The long-forgotten poetry was penned over 40 years ago by TV presenter, actor and writer Griff Rhys Jones and ‘Hitchhiker’s Guide to the Galaxy’ author Douglas Adams while they were Brentwood School boys.
The poems appear in volume three of the four Candlesticks Society tomes uncovered by school archivist Dr Stacey Harmer in a dusty store cupboard. Membership of the Candlesticks Society, a literary group for the then Seventh Formers, was by invitation only. As part of their initiation, students had to write a poem on the theme of candles, the poems were then handwritten into the bound collection.
Griff was delighted to learn the poem he had written as a pupil in 1971 had been unearthed. On a visit to the school last week, he was reunited with one of his earliest pieces of creative writing and happily read aloud his verse.
As he flicked through pages of the Candlesticks’ volume, Griff reminisced about life at Brentwood and recalled friends and tutors who had helped shape his formative years.
A few pages before Griff’s poem was one signed and dated by OB Douglas Adams who would later go on to write ‘The Hitchhiker’s Guide to the Galaxy’. The first volume of Candlesticks’ poems was started in 1950 and the fourth ended in 1983.
Griff was back in Brentwood to attend the Sir Antony Browne Society’s annual dinner and to give a talk to the debating society about the ‘Crisis on the High Street’. He met archivist Dr Harmer who was very excited to find the long lost volumes. She has been cataloguing the school archives in preparation for the opening of the new Learning Resource Centre in the summer of 2015.
The 17-year-old Griff’s writing skills came as a pleasant surprise to the now seasoned writer and veteran of countless television programmes and documentaries, and he used his famous dulcet tones to bring the 1971 candle poem to life.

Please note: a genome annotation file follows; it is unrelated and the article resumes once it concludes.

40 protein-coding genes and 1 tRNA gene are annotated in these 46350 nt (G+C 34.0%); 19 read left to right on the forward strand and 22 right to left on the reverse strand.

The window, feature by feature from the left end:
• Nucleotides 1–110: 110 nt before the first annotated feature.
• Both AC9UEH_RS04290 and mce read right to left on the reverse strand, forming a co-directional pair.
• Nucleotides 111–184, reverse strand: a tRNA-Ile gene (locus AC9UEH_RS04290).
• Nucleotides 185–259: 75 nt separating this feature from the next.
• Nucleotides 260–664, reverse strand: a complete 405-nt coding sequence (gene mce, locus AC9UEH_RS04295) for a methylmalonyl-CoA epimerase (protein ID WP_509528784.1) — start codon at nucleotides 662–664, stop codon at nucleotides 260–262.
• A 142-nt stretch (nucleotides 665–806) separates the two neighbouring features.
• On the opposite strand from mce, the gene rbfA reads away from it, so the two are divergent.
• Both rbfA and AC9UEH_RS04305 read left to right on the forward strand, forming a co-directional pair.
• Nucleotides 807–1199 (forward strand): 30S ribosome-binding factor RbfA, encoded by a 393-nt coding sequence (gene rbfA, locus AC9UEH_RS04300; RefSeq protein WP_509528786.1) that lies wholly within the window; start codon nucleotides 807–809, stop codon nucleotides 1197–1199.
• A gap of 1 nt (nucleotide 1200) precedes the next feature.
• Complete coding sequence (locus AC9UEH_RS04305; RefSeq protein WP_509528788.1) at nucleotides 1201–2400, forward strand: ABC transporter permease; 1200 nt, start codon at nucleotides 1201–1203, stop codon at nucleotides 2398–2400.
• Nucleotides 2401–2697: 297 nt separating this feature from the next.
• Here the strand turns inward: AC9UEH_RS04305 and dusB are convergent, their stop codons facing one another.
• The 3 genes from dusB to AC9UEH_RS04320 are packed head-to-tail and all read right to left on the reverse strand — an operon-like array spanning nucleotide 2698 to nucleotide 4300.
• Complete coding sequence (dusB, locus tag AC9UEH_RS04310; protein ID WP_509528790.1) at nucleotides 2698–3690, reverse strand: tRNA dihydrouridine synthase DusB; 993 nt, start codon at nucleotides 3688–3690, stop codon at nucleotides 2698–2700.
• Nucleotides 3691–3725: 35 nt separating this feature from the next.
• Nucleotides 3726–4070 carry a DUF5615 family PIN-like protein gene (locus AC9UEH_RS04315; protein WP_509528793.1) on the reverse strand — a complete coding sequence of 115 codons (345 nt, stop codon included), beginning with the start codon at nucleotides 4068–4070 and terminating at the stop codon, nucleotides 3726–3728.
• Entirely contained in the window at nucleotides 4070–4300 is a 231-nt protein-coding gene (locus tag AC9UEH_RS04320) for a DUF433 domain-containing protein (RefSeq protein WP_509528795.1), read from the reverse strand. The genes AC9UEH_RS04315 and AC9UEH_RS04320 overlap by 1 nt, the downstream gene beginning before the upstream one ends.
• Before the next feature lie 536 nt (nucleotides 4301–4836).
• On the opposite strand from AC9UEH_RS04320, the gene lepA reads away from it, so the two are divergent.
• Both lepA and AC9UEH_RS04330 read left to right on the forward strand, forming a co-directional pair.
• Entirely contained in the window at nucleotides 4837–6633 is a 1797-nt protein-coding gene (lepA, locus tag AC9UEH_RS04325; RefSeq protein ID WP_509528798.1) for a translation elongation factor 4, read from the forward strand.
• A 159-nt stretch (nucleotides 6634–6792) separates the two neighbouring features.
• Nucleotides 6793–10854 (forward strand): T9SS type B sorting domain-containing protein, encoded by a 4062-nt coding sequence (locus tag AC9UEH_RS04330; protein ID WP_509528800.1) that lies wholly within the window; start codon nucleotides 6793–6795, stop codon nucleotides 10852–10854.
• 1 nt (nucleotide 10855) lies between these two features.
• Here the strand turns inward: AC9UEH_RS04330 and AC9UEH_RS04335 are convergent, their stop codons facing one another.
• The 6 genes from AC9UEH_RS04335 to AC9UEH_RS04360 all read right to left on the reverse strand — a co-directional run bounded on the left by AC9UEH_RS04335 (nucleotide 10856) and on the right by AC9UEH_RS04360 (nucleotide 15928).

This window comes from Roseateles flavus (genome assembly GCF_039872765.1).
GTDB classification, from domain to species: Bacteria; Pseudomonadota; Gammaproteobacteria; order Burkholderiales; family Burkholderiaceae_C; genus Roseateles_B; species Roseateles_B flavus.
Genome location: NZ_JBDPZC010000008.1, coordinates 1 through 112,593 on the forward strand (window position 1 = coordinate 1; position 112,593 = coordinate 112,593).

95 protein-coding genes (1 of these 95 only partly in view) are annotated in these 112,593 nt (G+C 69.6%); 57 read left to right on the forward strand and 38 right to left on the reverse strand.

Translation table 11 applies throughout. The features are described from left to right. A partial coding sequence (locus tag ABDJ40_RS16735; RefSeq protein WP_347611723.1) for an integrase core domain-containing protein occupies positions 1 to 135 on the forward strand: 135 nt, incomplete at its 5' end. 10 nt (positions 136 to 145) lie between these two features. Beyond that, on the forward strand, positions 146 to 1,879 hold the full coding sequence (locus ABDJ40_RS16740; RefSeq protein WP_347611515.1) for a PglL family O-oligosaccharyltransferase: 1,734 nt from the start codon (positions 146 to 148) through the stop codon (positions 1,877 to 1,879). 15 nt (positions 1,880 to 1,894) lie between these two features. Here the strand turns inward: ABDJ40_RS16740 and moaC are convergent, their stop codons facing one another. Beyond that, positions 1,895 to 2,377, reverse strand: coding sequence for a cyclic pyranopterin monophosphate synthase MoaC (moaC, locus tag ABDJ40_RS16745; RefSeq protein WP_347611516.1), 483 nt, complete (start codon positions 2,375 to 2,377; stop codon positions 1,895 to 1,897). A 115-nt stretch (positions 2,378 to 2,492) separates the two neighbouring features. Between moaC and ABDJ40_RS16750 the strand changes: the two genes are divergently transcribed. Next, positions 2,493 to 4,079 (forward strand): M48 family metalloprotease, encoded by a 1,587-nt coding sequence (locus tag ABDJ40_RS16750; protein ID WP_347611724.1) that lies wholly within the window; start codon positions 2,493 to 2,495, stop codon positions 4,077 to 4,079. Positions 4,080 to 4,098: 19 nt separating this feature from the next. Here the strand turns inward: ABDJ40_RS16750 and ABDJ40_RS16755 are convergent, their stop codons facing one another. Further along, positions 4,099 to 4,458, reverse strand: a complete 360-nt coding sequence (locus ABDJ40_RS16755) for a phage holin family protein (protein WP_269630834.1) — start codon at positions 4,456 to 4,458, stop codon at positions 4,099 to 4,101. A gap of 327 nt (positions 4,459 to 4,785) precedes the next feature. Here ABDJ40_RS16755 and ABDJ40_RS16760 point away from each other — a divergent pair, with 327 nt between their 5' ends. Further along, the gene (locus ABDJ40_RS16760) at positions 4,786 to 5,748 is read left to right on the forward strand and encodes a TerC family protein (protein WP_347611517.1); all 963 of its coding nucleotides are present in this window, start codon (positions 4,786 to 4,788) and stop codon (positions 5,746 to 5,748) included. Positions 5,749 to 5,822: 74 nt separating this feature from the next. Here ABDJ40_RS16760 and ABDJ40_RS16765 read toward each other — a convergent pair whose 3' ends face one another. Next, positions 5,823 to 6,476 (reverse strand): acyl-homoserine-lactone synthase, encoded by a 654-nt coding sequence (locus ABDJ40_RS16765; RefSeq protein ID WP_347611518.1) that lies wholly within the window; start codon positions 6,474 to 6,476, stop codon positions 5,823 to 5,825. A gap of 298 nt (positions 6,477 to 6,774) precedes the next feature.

As well as remembering Douglas Adams, Griff recalled another old school friend, Charlie Bean, who later became Executive Director of the Bank of England. Griff was part of a group whose antics led to them being referred to as ‘The Clique’ by the then school’s headmaster.
After leaving Brentwood School, Griff followed Douglas Adams and Charlie Bean to Cambridge where he read History and English at Emmanuel College, graduating with a 2:1. While at university, he joined the Cambridge Footlights Club and became its Vice-President in 1976.
Griff praised the ‘inspirational teaching’ he had received at Brentwood which set such high standards that he had been rather disappointed by the teaching he received at university.
Headmaster Ian Davies thanked Griff for taking time out of his hectic work schedule to once again visit the school, share his reminiscences and motivate and encourage current pupils.
He said the school had continued to nurture its reputation for inspirational teaching and credited the school’s Creative & Critical Thinking programme for teaching pupils ways to attack problems, think logically and develop an enquiring mindset.